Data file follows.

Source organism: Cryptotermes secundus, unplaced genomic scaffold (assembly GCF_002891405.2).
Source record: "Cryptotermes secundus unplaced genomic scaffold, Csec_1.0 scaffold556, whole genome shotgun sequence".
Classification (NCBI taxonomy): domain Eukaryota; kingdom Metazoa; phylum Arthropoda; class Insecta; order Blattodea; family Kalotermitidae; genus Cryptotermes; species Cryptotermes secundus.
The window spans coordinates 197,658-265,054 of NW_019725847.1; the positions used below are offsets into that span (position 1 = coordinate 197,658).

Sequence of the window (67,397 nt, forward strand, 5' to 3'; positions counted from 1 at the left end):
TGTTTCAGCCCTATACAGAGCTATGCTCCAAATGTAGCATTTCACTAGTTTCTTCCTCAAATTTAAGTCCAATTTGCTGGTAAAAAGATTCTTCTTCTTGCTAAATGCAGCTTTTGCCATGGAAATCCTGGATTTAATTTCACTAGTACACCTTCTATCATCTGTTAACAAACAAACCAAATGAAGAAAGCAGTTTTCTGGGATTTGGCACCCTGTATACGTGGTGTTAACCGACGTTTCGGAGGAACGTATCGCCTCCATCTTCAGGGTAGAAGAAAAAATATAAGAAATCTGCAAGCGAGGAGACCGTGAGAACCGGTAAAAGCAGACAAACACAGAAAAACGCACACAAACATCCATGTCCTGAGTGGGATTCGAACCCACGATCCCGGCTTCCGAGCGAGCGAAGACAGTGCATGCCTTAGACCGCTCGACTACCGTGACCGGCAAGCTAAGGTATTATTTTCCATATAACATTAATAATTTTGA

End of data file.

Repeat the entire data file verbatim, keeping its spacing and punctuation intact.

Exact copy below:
Source organism: Cryptotermes secundus, unplaced genomic scaffold (assembly GCF_002891405.2).
Source record: "Cryptotermes secundus unplaced genomic scaffold, Csec_1.0 scaffold556, whole genome shotgun sequence".
Classification (NCBI taxonomy): domain Eukaryota; kingdom Metazoa; phylum Arthropoda; class Insecta; order Blattodea; family Kalotermitidae; genus Cryptotermes; species Cryptotermes secundus.
The window spans coordinates 197,658-265,054 of NW_019725847.1; the positions used below are offsets into that span (position 1 = coordinate 197,658).

Sequence of the window (67,397 nt, forward strand, 5' to 3'; positions counted from 1 at the left end):
TGTTTCAGCCCTATACAGAGCTATGCTCCAAATGTAGCATTTCACTAGTTTCTTCCTCAAATTTAAGTCCAATTTGCTGGTAAAAAGATTCTTCTTCTTGCTAAATGCAGCTTTTGCCATGGAAATCCTGGATTTAATTTCACTAGTACACCTTCTATCATCTGTTAACAAACAAACCAAATGAAGAAAGCAGTTTTCTGGGATTTGGCACCCTGTATACGTGGTGTTAACCGACGTTTCGGAGGAACGTATCGCCTCCATCTTCAGGGTAGAAGAAAAAATATAAGAAATCTGCAAGCGAGGAGACCGTGAGAACCGGTAAAAGCAGACAAACACAGAAAAACGCACACAAACATCCATGTCCTGAGTGGGATTCGAACCCACGATCCCGGCTTCCGAGCGAGCGAAGACAGTGCATGCCTTAGACCGCTCGACTACCGTGACCGGCAAGCTAAGGTATTATTTTCCATATAACATTAATAATTTTGA